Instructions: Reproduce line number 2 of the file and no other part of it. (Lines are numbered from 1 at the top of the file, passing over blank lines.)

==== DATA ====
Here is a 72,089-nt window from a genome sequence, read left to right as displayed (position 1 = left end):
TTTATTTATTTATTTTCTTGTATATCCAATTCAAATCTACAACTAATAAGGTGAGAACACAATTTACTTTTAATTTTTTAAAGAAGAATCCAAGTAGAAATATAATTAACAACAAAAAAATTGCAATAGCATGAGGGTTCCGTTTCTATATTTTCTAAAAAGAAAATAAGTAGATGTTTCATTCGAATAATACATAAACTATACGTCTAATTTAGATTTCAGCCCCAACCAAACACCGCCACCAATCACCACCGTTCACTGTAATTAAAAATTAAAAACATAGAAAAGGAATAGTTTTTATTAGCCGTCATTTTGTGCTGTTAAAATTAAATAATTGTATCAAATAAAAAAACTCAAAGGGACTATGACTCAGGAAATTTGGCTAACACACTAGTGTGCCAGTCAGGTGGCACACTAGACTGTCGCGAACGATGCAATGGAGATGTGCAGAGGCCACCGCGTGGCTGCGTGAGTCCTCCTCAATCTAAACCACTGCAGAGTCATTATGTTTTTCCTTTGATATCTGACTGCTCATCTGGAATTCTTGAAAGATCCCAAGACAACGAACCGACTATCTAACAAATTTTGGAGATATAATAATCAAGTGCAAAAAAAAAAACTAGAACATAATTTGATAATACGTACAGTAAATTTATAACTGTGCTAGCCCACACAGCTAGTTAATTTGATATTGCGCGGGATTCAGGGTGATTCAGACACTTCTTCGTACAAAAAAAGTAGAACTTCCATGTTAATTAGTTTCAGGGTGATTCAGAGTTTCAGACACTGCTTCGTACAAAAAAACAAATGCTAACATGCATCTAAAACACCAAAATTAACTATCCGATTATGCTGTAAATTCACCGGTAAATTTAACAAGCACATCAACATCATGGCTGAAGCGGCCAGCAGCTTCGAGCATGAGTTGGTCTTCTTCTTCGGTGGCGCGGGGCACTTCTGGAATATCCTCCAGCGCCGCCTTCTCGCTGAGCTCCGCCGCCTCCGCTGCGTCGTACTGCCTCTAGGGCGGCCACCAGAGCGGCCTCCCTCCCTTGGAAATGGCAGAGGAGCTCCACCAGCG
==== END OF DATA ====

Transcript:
TTTATTTATTTATTTTCTTGTATATCCAATTCAAATCTACAACTAATAAGGTGAGAACACAATTTACTTTTAATTTTTTAAAGAAGAATCCAAGTAGAAATATAATTAACAACAAAAAAATTGCAATAGCATGAGGGTTCCGTTTCTATATTTTCTAAAAAGAAAATAAGTAGATGTTTCATTCGAATAATACATAAACTATACGTCTAATTTAGATTTCAGCCCCAACCAAACACCGCCACCAATCACCACCGTTCACTGTAATTAAAAATTAAAAACATAGAAAAGGAATAGTTTTTATTAGCCGTCATTTTGTGCTGTTAAAATTAAATAATTGTATCAAATAAAAAAACTCAAAGGGACTATGACTCAGGAAATTTGGCTAACACACTAGTGTGCCAGTCAGGTGGCACACTAGACTGTCGCGAACGATGCAATGGAGATGTGCAGAGGCCACCGCGTGGCTGCGTGAGTCCTCCTCAATCTAAACCACTGCAGAGTCATTATGTTTTTCCTTTGATATCTGACTGCTCATCTGGAATTCTTGAAAGATCCCAAGACAACGAACCGACTATCTAACAAATTTTGGAGATATAATAATCAAGTGCAAAAAAAAAAACTAGAACATAATTTGATAATACGTACAGTAAATTTATAACTGTGCTAGCCCACACAGCTAGTTAATTTGATATTGCGCGGGATTCAGGGTGATTCAGACACTTCTTCGTACAAAAAAAGTAGAACTTCCATGTTAATTAGTTTCAGGGTGATTCAGAGTTTCAGACACTGCTTCGTACAAAAAAACAAATGCTAACATGCATCTAAAACACCAAAATTAACTATCCGATTATGCTGTAAATTCACCGGTAAATTTAACAAGCACATCAACATCATGGCTGAAGCGGCCAGCAGCTTCGAGCATGAGTTGGTCTTCTTCTTCGGTGGCGCGGGGCACTTCTGGAATATCCTCCAGCGCCGCCTTCTCGCTGAGCTCCGCCGCCTCCGCTGCGTCGTACTGCCTCTAGGGCGGCCACCAGAGCGGCCTCCCTCCCTTGGAAATGGCAGAGGAGCTCCACCAGCG